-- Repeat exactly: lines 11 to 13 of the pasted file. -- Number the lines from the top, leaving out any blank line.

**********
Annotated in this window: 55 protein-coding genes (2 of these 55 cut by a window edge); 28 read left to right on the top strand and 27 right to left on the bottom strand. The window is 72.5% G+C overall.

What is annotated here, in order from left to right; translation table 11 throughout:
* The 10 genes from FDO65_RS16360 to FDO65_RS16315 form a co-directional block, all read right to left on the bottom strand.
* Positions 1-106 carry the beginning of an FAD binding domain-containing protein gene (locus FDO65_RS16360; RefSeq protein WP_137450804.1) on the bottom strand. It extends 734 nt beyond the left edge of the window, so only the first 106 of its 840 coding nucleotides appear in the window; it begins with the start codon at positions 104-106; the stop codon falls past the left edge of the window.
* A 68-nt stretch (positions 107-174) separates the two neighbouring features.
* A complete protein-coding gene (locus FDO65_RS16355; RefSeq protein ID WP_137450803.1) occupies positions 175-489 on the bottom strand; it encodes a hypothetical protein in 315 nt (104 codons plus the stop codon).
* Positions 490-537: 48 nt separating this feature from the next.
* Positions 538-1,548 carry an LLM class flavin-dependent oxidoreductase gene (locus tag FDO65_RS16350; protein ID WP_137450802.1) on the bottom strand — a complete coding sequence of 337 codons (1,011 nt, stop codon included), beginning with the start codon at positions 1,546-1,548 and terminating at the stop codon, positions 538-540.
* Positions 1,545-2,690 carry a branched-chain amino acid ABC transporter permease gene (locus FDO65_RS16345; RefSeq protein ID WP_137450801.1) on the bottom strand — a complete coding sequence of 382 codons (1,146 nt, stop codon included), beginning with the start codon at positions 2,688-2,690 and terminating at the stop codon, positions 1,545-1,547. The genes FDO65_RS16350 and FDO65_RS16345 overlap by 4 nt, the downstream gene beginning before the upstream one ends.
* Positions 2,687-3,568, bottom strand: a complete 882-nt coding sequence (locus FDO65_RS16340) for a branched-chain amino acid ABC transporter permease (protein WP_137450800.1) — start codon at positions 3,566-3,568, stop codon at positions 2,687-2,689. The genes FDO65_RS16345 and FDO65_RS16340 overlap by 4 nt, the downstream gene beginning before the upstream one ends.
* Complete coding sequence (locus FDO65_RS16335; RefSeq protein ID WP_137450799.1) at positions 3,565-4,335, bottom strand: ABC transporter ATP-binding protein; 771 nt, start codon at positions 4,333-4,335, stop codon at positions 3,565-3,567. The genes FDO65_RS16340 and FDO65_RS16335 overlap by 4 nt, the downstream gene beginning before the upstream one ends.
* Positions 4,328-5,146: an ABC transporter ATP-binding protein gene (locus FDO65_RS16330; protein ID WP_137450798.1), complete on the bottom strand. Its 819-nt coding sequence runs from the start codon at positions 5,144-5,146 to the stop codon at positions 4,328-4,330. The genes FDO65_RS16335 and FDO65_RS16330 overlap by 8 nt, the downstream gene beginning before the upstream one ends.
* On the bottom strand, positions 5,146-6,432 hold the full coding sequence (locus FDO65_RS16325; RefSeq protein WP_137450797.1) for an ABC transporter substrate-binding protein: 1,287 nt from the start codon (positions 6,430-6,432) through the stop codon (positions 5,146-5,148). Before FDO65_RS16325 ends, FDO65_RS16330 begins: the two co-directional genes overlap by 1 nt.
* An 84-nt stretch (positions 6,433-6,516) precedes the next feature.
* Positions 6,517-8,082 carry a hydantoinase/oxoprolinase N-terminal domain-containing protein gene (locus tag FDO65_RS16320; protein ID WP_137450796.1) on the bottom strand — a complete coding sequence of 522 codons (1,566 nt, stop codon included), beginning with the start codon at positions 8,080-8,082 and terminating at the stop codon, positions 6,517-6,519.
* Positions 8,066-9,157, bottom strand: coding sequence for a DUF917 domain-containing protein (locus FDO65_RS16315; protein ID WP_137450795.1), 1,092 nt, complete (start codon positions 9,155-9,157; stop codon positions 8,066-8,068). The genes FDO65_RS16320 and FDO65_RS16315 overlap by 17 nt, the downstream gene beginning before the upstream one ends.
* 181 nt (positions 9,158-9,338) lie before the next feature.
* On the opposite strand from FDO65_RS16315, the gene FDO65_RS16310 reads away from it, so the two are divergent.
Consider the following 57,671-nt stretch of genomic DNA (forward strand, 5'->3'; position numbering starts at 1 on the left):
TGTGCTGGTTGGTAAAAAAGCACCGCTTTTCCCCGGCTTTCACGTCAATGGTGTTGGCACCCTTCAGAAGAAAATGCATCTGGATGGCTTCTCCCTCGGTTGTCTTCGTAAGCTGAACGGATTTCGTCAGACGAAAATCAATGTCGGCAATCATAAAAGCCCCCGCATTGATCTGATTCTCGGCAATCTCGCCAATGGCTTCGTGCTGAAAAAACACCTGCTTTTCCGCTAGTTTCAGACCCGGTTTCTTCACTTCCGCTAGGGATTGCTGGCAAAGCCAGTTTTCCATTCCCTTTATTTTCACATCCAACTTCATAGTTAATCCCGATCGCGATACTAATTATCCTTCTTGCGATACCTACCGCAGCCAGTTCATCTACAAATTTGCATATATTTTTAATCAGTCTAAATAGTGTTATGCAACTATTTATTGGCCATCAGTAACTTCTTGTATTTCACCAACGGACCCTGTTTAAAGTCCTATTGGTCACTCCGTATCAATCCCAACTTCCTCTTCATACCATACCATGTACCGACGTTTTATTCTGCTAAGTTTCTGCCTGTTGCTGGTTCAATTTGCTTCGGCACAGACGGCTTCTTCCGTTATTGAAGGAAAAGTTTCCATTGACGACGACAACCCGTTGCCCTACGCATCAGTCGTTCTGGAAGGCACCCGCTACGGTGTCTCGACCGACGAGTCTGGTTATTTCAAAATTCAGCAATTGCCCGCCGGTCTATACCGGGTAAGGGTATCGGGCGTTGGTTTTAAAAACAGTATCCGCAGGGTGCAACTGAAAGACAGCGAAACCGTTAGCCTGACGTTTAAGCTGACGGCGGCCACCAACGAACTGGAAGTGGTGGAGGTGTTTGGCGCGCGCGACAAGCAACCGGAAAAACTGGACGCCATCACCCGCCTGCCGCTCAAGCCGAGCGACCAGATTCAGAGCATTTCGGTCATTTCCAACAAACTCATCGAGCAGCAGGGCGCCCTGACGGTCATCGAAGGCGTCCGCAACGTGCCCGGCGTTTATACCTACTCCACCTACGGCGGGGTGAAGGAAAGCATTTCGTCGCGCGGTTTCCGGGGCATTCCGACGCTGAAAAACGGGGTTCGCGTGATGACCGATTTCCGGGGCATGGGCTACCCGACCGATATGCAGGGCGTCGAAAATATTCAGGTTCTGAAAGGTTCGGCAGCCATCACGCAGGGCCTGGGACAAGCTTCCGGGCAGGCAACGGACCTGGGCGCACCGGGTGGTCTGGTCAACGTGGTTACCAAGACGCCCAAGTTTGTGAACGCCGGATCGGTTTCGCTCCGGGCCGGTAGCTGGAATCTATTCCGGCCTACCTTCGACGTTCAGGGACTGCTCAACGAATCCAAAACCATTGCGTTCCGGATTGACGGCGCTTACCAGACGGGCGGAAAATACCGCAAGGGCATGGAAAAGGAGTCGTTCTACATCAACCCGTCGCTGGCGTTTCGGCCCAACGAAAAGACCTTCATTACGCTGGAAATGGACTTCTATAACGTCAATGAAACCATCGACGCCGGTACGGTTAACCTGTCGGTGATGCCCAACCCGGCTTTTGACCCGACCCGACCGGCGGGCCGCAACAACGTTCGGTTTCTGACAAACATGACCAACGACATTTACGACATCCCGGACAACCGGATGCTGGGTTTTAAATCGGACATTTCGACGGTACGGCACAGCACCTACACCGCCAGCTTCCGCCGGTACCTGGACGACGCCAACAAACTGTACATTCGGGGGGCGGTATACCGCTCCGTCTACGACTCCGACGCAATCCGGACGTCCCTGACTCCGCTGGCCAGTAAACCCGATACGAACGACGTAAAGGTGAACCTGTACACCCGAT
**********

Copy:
* Complete coding sequence (locus FDO65_RS16335; RefSeq protein ID WP_137450799.1) at positions 3,565-4,335, bottom strand: ABC transporter ATP-binding protein; 771 nt, start codon at positions 4,333-4,335, stop codon at positions 3,565-3,567. The genes FDO65_RS16340 and FDO65_RS16335 overlap by 4 nt, the downstream gene beginning before the upstream one ends.
* Positions 4,328-5,146: an ABC transporter ATP-binding protein gene (locus FDO65_RS16330; protein ID WP_137450798.1), complete on the bottom strand. Its 819-nt coding sequence runs from the start codon at positions 5,144-5,146 to the stop codon at positions 4,328-4,330. The genes FDO65_RS16335 and FDO65_RS16330 overlap by 8 nt, the downstream gene beginning before the upstream one ends.
* On the bottom strand, positions 5,146-6,432 hold the full coding sequence (locus FDO65_RS16325; RefSeq protein WP_137450797.1) for an ABC transporter substrate-binding protein: 1,287 nt from the start codon (positions 6,430-6,432) through the stop codon (positions 5,146-5,148). Before FDO65_RS16325 ends, FDO65_RS16330 begins: the two co-directional genes overlap by 1 nt.